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'Miami Ice' Age site yields rich haul.

An archaeological site in southern Florida may provide scientists with a rare glimpse of a brief slice of time around 10,00 years ago when humans and many now-extinct animals co-existed in North America. Remains at the site could figure prominently in debates over whether the extinction of numerous animal species was caused by human population growth and intensified hunting near the end of the Ice Age, which extended from 20,000 to 8,000 years ago.

"What's unique is the combination of human and animal remains from the late Ice Age," says Dade County archaeologist and project director Robert Carr. "This is an ideal site; all sorts of animals were dragged or trapped there."

Says anthropologist Paul Martin of the University of Arizona in Tucson: "I know of no site in North America where there is a clear and distinct association of humans and extinct animals from 10,000 years ago. If [the Florida investigators] have one, it would be a first and would be quite remarkable." Martin plans to visit the site next month.

The excavation, which began last October and will continue into the summer, is located in a cave exposed by a sinkhole and is about the size of an average living room, according to Carr. It is within a mile of Biscayne Bay, near Miami. More than 300 bags of human and animal bone fragments and bone tools such as scrapers and knives have been recovered, says paleontologist Gary Morgan of the Florida State Museum in Gainesville. Several complete human bones have also been found. At least 50 species of animals are represented at the site, adds Morgan, who participated in the dig. These include mammoths, bison, giant sloths, condors, jaguars, bats, wolves, lizards and rodents.

Although the scientists expected to find animal remains in the cave, "it was quite a shock to find human bodies this old," says Carr. Fewer than a dozen 10,000-year-old human skeletons have been unearthed in North America, he explains. Until now, the earliest human remains in southern Florida dated to 4,000 years ago.

While preliminary dating of sediments, rock and bone sets them at about 10,000 years old, firm ages for each of the myriad species that have been identified will be determined in the next few months, he says.

It appears, says Carr, that both humans and many now-extinct animals lived in southern Florida before the Ice Age glaciers melted, creating the Everglades and Biscayne Bay by raising the sea level. During the Ice Age the site may have been part of a savanna-like area with extensive grasslands, suggests Carr. It was probably drier and cooler than modern Florida.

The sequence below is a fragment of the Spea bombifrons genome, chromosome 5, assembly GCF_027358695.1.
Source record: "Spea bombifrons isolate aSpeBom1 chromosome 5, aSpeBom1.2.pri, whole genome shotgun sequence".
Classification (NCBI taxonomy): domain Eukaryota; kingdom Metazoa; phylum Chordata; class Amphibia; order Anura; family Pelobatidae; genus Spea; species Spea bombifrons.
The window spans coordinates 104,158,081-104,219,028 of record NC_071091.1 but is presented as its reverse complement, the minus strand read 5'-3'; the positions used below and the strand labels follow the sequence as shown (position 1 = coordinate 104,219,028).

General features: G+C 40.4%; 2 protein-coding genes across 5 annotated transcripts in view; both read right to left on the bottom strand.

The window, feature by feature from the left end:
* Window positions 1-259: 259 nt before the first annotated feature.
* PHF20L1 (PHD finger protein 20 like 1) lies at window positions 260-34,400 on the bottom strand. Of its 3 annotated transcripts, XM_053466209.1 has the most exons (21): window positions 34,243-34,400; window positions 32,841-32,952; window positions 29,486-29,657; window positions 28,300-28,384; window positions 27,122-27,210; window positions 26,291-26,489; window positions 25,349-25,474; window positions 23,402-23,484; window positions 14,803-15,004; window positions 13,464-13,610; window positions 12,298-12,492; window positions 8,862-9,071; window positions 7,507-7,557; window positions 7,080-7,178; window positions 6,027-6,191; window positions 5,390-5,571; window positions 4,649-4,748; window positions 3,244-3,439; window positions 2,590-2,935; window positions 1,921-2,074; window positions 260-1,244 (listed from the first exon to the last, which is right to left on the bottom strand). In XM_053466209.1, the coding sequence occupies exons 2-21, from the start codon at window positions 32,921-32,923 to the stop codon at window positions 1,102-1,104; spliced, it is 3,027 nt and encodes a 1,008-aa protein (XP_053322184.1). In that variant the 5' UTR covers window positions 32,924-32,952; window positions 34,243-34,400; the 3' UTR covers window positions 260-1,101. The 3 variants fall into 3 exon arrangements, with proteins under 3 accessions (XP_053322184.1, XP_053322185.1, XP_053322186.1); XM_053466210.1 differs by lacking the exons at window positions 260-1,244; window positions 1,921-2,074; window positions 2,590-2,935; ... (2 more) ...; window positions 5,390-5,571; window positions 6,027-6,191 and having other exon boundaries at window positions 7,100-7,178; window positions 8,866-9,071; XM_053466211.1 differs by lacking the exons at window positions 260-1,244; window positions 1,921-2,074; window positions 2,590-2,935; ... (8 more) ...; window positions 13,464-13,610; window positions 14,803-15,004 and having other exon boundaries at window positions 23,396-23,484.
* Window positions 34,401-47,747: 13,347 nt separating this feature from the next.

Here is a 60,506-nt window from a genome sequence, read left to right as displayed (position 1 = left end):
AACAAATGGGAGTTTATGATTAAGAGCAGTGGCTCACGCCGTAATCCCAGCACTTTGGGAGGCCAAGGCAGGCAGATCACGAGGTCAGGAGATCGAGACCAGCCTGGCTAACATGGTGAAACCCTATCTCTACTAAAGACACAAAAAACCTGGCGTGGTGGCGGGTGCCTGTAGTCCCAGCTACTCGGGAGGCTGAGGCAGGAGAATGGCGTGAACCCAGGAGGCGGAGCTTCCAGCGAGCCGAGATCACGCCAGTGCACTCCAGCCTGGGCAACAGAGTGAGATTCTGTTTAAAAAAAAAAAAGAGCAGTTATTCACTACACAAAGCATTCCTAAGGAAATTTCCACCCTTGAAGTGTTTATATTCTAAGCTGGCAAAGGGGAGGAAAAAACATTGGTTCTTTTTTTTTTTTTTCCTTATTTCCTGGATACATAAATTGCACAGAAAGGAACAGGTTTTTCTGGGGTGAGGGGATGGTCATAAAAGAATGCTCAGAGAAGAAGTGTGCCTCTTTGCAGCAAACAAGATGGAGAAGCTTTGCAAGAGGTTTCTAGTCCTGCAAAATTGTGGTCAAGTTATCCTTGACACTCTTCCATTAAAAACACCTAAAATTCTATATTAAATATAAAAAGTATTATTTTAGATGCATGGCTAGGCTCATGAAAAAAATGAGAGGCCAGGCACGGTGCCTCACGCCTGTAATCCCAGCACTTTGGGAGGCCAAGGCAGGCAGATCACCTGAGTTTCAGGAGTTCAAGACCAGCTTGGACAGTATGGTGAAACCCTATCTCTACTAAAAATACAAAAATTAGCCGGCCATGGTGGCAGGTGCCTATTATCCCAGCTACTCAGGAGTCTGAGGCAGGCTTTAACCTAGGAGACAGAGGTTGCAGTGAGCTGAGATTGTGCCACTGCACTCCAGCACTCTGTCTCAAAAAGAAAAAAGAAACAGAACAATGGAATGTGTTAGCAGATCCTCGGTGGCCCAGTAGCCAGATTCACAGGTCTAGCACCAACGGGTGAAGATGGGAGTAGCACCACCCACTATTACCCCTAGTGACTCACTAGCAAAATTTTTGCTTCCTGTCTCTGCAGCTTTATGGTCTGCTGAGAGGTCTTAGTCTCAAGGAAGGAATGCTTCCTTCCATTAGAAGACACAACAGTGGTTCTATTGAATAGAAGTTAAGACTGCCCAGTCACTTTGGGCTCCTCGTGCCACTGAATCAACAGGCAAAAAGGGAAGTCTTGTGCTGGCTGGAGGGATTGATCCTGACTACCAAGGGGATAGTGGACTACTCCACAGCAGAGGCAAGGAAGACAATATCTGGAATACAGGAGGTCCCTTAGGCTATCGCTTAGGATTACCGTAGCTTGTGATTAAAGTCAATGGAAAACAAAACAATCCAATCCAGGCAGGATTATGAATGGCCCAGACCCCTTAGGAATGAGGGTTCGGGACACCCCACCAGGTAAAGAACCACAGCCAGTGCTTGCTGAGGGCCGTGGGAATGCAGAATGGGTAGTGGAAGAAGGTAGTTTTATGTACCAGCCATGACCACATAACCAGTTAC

The researchers are not sure why such a diversity of animal species lies within the same sediments. "There is a greater percentage of bones from large carnivores such as dire wolves and jaguars than would be expected," says Morgan. "This, along with the fact that some of the human bones have gnawing marks on them, suggests that the cave was a carnivore den." Dire wolves are extinct and were larger than modern wolves and dogs.

Ice Age humans may have later inhabited the cave, adds Morgan. "As we dig deeper, we're finding more and more human bones," he says. The site also contains what may be the oldest hearth in eastern North America. Carr notes that there is evidence of cooking in the hearth, which contains the charred bones of several small mammals.

The site, asserts Morgan, should be a fertile testing ground for the controversial theory that many extinct animals were killed off by Ice Age peoples, possibly between 12,000 and 10,000 years ago. Several years ago, Martin and his colleagues extended this argument with their "Blitzkrieg hypothesis." A rapidly expanding human population containing proficient hunters could have wiped out large animals such as the mammoth over as few as 200 years, according to their analysis of several 11,000-year-old Ice Age sites in North America. "If extinct animal remains at the Florida site are younger than 11,000 years," says Martin, "it would be a refutation of this hypothesis." And if some of the animals are younger than 10,000 years, says Morgan, it would indicate that their demise was not solely due to Ice Age hunting.

In addition, archaeologists can begin to decipher the culture, biology and migration patterns of humans living in Florida at the end of the Ice Age. "The site is way, way south and east of most known human samples from that time," says paleontologist David Webb, curator of the fossil vertebrate collection at the Florida State Museum.

Local residents discovered the cave in 1979 and showed the large animal teeth they found to Carr. After the site was vandalized last year, Carr realized scientific work had to begin. As it turns out, he says, "this is perhaps the richest fossil site ever found in Florida or eastern North America."
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Title Annotation:archaeological site in southern Florida
Author:Bower, Bruce
Publication:Science News
Date:Jan 25, 1986
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